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The International Writers Magazine
:
THE THOUGHTS AND OPINIONS OF A BUDDHIST AMONG BAPTISTS
Reverend Father Antonio Hernández, O.M.D., A.B.F.
Founder of the Independent Order of American Buddhist Fathers
suriak@yahoo.com


NOT-SO-SWEET MYSTERY OF ONLINE MERCHANTS

It should be easy to order something off the internet. It should be as easy as ordering from a catalogue. Yet somehow the internet is the primary haven for every sort of shady, crooked gypsy of a merchant. It's wrong.

Complaining has become my pastime; that's also wrong. But we're not going to consider that here. This is about unprofessional, shady, dishonest or otherwise disgusting internet merchants.
Let me regale my beloved readers with a true story....

I saw something I liked on a website. I checked out its background as well as I could. I contacted them about ordering a product. I sent the money after the particulars were arranged. Know what I got?
A dozen excuses as to why I have nothing, two months after they received my order; one of the most insulting, hurtful letters anyone has ever sent to me (because I had the temerity to complain at them); and no product. What good is the promise of another order or refund being sent? These people are about as trustworthy as the Catholic Church.
Moral? I don't know. Does anyone know?

How about: BE A PROFESSIONAL AND NOT A CHILD.
Then it hit me: how many times have I been in contact with psychos? How many times have I lucked out: received my order and gone away happy? The thought gives me the heebiest of jeebies. I've dealt mostly with honorable and kind merchants. They are not confined to online business, and are respectable. They care about their customers; especially businesses in the U.K., New Zealand and Australia.
Is it difficult to be a good online business person, to care about the customer? Apparently so. I have a solution: instead of palming off our internet troubles onto the United Nations, how about we police it ourselves?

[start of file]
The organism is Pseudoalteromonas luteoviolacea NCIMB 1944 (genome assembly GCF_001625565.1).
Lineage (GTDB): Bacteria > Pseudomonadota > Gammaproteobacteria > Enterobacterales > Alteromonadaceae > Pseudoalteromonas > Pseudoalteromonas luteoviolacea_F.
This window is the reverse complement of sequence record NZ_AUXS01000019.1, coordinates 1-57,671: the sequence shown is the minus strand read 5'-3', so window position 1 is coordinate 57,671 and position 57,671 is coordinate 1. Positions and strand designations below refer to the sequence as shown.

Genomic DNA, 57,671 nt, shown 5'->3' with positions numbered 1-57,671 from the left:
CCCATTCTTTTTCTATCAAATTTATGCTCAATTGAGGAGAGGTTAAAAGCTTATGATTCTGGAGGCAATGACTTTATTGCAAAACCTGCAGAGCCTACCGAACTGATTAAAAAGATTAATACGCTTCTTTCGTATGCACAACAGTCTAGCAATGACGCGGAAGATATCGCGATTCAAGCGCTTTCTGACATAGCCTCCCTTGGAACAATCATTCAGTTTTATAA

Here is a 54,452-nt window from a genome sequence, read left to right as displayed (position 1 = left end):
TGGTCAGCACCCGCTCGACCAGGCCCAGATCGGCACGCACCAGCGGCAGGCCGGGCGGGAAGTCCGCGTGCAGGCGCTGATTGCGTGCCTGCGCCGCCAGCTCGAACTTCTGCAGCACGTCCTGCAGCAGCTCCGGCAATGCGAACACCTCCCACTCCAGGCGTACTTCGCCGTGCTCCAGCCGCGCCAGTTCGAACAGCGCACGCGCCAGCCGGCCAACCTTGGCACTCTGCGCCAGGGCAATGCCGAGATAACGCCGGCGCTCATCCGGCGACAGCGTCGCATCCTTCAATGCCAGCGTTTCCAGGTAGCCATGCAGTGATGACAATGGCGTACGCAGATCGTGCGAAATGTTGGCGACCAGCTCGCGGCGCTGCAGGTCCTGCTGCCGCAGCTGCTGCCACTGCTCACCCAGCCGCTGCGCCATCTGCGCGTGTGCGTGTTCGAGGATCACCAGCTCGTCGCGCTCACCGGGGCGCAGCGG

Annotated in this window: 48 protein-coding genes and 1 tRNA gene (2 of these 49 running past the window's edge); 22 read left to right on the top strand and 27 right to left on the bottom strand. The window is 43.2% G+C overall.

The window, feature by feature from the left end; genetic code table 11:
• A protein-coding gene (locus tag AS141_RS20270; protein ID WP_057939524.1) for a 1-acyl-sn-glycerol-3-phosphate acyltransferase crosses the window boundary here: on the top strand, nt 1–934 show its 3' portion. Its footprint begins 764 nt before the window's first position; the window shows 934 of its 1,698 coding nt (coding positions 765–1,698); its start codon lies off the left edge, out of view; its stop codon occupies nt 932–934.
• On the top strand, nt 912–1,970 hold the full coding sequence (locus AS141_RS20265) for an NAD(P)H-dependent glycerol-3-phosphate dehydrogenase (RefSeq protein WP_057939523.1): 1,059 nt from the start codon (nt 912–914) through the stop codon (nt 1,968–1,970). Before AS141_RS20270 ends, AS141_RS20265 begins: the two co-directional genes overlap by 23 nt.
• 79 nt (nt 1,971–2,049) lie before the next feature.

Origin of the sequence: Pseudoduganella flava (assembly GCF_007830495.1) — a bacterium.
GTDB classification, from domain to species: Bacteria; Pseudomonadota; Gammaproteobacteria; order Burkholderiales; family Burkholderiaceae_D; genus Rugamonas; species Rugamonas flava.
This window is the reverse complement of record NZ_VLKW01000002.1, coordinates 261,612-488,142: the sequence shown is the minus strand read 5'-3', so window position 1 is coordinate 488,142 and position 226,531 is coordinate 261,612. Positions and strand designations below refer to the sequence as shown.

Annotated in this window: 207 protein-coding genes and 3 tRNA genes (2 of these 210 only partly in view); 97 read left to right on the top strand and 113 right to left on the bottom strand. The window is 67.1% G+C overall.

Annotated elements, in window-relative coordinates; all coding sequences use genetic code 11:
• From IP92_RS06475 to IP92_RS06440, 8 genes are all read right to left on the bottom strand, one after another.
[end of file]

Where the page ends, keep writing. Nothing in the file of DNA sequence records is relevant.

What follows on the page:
That's right: ONLINE VIGILANCE COMMITTEES.
Each nation/state can take applications, choose committees, and rely on the committees to choose local internet watchdogs. When a complaint or fishy scenario arises, the watchdogs TAG the site with a pop-up banner. The banner will list complaints against the site. Or we could simply have a global complaint page: a Universal Online Better Business Bureau. Or we could have the United Internet Nations. Why don't we have this now?

Instead, I have to see pop-up banners with ads for T&A, Viagra or other such explicit horrors. Oh well. For the moment, some kind of individual boycott is all I can really think of trying. My warning banner is a lousy idea, and a vigilance committee would be more crooked than any gypsy merchant. A global complaint page would be the Chinese fire drill of the millennium.

Perhaps we can all prepare some kind of generic complaint-form. If someone steps out of line, we blast them with the form and copy it to their webmaster. Somehow, I don't think this would work either. Just think of all the idiots who abuse the services that are available online.
But it would be a hell of a good therapeutic exercise.
© Rev Antonio Hernandez May 2004

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